One other family member, Abel Cadena, was captured in Mexico two months ago and is awaiting extradition. The other members of the family remain on the run, probably in Mexico.
Outrage over the case prompted Attorney General Janet Reno to form a national task force on exploited workers, harnessing for the first time the powers of local, state and federal agencies to fight the unthinkable: slavery in modern-day America.
“I never wanted the ‘clients’ to touch me. I would put a pillow on my chest and cover my face when I was with them,” wrote one of the Cadenas’ victims, as she described her painful and degrading existence in the brothels in a letter to the judge.
“After work, when I showered, I never wanted to come out. I felt disgusting and dirty. I felt terrible because I had to be with strange men.”
Once, she wrote, she was locked in a closet as punishment for protesting after a boss told her to speed up with the customers.
“I was already seeing a client every 15 minutes. The boss told me to shut up and do it. I said I was not a machine. He then instructed another worker to take me and lock me up in a closet,” she wrote.
She spent 15 days in the dark, cramped space. Food was slipped in to her: “I was only allowed to come out to go to the bathroom.”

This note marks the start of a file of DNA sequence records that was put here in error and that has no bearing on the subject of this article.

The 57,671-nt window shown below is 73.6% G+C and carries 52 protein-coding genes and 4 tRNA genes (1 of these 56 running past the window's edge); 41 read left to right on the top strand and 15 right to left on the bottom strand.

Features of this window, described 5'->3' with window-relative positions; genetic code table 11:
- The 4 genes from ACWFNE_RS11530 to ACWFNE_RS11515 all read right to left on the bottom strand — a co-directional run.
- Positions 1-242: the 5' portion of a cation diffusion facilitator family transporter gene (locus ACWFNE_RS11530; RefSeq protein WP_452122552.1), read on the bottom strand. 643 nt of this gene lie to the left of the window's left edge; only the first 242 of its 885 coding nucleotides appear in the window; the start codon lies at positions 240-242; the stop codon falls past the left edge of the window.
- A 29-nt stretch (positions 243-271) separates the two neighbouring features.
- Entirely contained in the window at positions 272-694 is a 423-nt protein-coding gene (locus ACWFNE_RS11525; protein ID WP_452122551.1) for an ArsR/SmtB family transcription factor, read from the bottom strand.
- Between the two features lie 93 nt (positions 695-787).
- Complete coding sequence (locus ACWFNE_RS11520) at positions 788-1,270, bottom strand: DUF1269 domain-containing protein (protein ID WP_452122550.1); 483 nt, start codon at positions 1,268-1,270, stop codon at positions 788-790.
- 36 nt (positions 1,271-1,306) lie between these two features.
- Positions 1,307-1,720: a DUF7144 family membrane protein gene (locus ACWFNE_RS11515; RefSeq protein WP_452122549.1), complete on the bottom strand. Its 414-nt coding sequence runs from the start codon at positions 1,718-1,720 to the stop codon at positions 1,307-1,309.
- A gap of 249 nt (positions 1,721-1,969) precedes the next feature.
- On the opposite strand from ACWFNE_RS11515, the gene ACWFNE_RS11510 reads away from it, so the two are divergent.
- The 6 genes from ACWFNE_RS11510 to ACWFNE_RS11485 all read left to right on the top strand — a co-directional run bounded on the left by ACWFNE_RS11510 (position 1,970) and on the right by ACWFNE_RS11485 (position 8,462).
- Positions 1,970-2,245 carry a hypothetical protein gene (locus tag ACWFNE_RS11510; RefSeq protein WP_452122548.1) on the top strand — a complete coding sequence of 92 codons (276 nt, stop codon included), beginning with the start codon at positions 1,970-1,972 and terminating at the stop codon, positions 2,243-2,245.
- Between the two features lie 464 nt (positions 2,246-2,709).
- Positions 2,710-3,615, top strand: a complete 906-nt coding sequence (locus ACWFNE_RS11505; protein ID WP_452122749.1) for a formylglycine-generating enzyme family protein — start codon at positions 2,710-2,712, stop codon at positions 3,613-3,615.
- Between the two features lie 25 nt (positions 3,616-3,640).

Agonizing lessons like that served to reinforce the brutal house rules. Each girl–there were three or four to a house–was expected to have sex with 100 to 150 men a week on average, six nights in a row, Tuesdays off. The mattresses used for work were the same mattresses the women slept on at night. Sometimes the guards wanted sex, too, after the paying customers left.
In trailers on the edges of civilization, the women worked for 15 days, seeing one man after another, until they were moved to another trailer, in another location, where another line of men waited for fresh “stock.”
Armed guards watched the women day and night, drove them in vans from one brothel to another, warned them not to go outside alone, and monitored their once-a-week phone calls home. Sometimes, they would force the girls to strip and videotape them.